I want to focus on the Astros and Phillies, though — the two World Series teams. The Astros, being the 1 seed in the AL, would have simply needed to win one of two games against Seattle (which, even in my system, earned their upset of the Blue Jays) to advance to the ALCS; they clearly would have still done so, and they almost certainly would have still faced the Yankees. So no change there. The Phillies — the 6 seed in the NL — would have faced a tougher road, but maybe they make it to the World Series as well. They did what they needed to do in the Wild Card round, beating the Cardinals two games to zilch in St. Louis. They won the first game against Atlanta but lost the second; perhaps they play it differently if it’s an elimination game? And if they did advance, it’s possible that they’d have to face the top-seeded Dodgers, given LA’s relatively easier path forward. In short, the Phillies still may have made it to the title bout, but it would have been more difficult. That’s a good outcome, given their regular season performance.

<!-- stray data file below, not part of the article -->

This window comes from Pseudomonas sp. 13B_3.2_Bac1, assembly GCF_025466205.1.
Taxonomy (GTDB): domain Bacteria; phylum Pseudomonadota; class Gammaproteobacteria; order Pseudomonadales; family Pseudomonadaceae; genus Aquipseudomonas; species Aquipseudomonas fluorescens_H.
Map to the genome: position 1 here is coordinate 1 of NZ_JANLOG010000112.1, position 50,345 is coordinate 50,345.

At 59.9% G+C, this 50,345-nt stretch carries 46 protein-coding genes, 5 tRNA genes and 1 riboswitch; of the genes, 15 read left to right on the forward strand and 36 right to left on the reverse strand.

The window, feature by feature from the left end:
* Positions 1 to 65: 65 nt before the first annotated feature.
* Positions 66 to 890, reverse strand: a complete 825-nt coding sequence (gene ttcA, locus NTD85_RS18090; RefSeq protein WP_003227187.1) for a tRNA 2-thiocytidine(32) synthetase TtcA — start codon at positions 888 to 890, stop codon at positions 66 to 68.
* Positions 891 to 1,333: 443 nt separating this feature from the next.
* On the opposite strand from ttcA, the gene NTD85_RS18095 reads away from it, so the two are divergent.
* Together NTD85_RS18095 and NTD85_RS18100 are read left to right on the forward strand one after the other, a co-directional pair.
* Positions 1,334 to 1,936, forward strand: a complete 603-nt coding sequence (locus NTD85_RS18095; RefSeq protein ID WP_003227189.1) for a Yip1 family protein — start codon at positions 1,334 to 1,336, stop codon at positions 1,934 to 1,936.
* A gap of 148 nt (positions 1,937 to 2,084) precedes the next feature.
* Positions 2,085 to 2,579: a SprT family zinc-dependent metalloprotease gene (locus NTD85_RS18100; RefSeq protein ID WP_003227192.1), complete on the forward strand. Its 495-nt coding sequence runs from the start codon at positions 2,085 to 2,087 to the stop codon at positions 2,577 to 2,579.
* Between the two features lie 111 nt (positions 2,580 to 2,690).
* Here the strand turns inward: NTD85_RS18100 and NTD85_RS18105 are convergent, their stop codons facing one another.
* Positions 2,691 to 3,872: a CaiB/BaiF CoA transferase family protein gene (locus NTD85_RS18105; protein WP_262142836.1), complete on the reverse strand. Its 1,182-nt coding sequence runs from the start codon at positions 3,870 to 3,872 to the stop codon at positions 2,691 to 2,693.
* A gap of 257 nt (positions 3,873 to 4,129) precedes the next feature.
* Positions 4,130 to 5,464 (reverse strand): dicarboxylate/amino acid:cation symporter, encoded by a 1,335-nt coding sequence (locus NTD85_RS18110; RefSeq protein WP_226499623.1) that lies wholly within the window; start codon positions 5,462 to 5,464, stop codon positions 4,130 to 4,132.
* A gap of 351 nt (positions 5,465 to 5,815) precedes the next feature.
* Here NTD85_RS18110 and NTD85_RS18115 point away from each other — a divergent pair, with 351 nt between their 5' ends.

The Big Problem: Fewer Games, Fewer Dollars
MLB expanded its playoffs before the 2022 season for a very clear reason: money. Playoff games make a lot of money for the league, and the more games, the more you make. My system cuts back on the number of games, and that’s a huge problem. (Don’t worry, I have a fix! And it’s a good one.) In 2022, we had nine total Wild Card games; my system caps that at eight, and realistically, you’re looking at probably around six. The LDS is even worse: my system gives the league a maximum of four games, but the current system gives us a minimum of six and as many as ten.